Egyptian Complainers and Expatriates

We're taking a break from Sumeria this week (and maybe for a little while, since I'm waiting on a library book, and might be drawing from my own library of more contemporary works until I hear that I can pick it up) to spend some time back in Middle Kingdom Ancient Egypt. In particular, I …

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Prelude to the Epic of Gilgamesh

So I've hit a major milestone in my reading of Ancient Literature, in that I've cracked open the Epic of Gilgamesh. I haven't really started on the text proper because I'm reading the Penguin classics edition, and there are copious notes at the beginning about how the tablets were found, and some of the context …

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A Stele Listing Virtues and an Egyptian Castaway.

Back to Egypt today, obviously, and my reading catalog consists of the inscriptions on a stele belonging to one 'Intef, son of Sent' who was believed to have been alive during the Middle Kingdom reign of Sesostris I (also known as Senusret I, and his reign is believed to be from 1908 to 1875 BC), …

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In Which it is Learned That Sumerian Kings Thought Very Highly of Themselves Part III (Sumerian Praise Poetry)

I got a little tired of having a bunch of posts with the same title, so I went ahead and finished what I was reading. I went through about three other dynasties in the Sumerian/Akkadian/Babylonian citystates, all the way up to contemporaries of Hammurabi. (I was beginning to wonder when he'd show up.) The trend …

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In Which it is Learned That Sumerian Kings Thought Very Highly of Themselves Part II (Sumerian Praise Poetry)

King Shulgi and his kin continue to entertain as I've read through most of his stuff, his son's and onward into the next dynasty. A lot of it continues to be the same material. Praising gods, talking about how awesome the king is and how successfully he was at smiting his enemies, but there have …

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In Which it is Learned That Sumerian Kings Thought Very Highly of Themselves Part I (Sumerian Praise Poetry)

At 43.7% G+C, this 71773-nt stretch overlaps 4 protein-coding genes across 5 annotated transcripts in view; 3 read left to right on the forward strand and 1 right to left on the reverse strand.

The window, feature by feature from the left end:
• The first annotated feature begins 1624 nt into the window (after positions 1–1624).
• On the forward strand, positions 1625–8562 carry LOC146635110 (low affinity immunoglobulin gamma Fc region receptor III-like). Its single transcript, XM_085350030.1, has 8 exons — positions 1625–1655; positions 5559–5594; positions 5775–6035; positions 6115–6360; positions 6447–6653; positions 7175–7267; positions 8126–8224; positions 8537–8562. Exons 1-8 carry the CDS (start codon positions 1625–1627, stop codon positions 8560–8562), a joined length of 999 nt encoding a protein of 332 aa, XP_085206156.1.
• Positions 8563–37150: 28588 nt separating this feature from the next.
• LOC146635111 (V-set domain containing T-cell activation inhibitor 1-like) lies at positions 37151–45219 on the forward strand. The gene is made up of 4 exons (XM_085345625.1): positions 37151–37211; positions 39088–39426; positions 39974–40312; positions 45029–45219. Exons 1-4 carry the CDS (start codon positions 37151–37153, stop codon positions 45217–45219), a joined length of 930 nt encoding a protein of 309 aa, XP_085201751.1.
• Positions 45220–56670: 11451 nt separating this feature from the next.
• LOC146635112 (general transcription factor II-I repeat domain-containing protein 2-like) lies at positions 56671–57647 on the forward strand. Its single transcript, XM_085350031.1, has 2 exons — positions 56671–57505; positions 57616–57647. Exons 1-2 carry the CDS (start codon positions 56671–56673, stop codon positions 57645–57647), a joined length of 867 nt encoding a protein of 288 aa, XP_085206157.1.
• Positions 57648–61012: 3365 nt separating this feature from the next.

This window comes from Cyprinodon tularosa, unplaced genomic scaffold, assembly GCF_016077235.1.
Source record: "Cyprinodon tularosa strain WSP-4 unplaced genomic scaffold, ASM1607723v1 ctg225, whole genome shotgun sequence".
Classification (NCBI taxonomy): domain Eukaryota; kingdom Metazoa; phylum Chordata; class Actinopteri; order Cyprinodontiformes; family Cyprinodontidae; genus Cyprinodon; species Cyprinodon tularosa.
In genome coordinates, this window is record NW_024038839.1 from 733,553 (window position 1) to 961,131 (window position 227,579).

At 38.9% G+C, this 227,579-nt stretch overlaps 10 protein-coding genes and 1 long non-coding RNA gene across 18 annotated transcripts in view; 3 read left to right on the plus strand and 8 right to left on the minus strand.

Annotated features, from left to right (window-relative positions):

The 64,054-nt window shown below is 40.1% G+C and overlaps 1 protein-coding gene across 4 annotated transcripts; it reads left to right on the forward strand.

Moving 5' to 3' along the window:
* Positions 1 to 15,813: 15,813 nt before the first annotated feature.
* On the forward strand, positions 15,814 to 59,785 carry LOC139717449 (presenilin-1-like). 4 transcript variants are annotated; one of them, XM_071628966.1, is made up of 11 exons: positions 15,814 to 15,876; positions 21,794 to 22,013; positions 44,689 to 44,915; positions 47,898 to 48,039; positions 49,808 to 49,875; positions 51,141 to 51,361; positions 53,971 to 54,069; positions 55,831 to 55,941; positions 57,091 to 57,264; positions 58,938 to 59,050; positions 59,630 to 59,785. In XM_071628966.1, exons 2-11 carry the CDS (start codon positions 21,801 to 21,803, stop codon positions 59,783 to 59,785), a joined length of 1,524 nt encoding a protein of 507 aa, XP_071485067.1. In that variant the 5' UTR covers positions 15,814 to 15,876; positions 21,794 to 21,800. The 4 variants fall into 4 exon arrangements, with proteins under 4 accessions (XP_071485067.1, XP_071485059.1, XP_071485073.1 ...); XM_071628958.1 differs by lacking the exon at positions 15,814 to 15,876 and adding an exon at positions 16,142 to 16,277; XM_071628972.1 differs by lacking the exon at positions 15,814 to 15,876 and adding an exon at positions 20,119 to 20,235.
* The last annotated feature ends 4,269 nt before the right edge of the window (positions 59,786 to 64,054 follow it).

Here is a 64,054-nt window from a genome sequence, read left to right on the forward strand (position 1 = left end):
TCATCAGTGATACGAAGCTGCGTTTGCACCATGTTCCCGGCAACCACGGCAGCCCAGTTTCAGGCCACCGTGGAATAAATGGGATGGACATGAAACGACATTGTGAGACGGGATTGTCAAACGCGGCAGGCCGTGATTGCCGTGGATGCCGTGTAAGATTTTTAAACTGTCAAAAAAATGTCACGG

This week I went back to the Electronic Text Corpus of Sumerian Literature to look at their entry on praise poetry. This is a little different from my regular entries because it's a little less clear exactly when a lot of these were written, and there's quite a bit to read, perhaps unsurprisingly. A lot …

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John Locke’s 2nd Treatise of Government, Part IV

I finally finished the 2nd Treatise, and really I wasn't that far from being finished, as there was just one chapter left, and that was the chapter on when it is okay to dissolve government, and it was a really interesting chapter. Mainly because even though Locke approached the subject with an abundance of caution, …

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John Locke’s 2nd Treatise of Government, Part III

As I'm getting further into the book, we're talking more about how governments should be framed and their purpose. Naturally, according to Locke, the purpose of government is to protect the rights of those who have agreed to live under that government. He discusses how monarchies formed as well as how commonwealths work, and what, …

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John Locke’s 2nd Treatise of Government Part II

I didn't get a ton of reading done this week, but I made it through two more chapters of John Locke's Second Treatise and we're getting into more ideas that contrast with what he was critiquing in Sir Filmer's Patriarcha. These two chapters covered what rights a parent does have over their children, and the …

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John Locke’s 2nd Treatise of Government Part I

This week I finally got to start John Locke's 2nd Treatise and so far, I am not disappointed. I've also learned a couple more things, such as where the Natural Law framework originates. Turns out it wasn't with Locke initially, but with a theologian names Richard Hooker. I'll need to look him up sometime too, …

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